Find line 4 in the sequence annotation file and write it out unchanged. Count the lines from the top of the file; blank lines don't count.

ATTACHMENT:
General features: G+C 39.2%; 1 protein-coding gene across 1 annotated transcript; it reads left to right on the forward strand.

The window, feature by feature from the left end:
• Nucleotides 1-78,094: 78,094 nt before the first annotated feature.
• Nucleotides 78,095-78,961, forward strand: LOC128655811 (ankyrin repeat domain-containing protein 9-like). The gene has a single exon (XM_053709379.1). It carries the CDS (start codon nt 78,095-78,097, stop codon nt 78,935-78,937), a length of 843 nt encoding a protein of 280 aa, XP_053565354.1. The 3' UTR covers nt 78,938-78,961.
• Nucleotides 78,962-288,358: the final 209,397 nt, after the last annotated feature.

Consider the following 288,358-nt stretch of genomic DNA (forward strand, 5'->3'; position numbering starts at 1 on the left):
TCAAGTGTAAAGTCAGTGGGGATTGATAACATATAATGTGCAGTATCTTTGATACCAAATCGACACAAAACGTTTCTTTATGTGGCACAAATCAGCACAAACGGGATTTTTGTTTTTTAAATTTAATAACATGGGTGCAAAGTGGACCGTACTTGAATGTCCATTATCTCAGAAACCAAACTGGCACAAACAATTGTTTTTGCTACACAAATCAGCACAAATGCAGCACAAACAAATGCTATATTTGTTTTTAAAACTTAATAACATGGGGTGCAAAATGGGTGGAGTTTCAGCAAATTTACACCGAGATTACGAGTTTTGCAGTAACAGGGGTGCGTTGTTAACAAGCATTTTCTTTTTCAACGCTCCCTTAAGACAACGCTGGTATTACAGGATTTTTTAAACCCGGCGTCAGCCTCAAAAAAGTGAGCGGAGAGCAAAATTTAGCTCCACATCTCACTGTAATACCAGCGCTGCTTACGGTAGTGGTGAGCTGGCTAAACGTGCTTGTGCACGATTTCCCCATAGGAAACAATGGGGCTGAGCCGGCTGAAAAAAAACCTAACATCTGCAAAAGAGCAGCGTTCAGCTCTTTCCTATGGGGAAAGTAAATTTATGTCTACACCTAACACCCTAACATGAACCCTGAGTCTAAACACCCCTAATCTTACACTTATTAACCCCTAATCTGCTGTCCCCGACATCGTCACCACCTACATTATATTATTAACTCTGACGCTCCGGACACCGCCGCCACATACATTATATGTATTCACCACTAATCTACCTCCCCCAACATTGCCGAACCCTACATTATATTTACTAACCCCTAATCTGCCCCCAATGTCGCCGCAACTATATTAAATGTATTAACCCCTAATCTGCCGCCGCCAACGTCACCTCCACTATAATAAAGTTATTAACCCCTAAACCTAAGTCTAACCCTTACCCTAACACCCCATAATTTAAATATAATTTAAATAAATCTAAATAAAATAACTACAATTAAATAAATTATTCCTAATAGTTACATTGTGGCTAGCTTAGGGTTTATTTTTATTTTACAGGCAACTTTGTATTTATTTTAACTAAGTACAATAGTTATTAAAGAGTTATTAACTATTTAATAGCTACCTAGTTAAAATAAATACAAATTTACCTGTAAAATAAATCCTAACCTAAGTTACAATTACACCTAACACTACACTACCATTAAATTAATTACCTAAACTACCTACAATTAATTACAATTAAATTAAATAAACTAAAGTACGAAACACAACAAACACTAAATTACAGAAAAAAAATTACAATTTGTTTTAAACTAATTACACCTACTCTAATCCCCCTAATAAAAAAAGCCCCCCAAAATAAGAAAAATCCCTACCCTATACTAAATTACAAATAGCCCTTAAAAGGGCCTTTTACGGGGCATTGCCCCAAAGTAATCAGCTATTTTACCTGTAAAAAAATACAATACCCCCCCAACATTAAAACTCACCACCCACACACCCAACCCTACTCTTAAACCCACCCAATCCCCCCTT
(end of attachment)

• Nucleotides 78,095-78,961, forward strand: LOC128655811 (ankyrin repeat domain-containing protein 9-like). The gene has a single exon (XM_053709379.1). It carries the CDS (start codon nt 78,095-78,097, stop codon nt 78,935-78,937), a length of 843 nt encoding a protein of 280 aa, XP_053565354.1. The 3' UTR covers nt 78,938-78,961.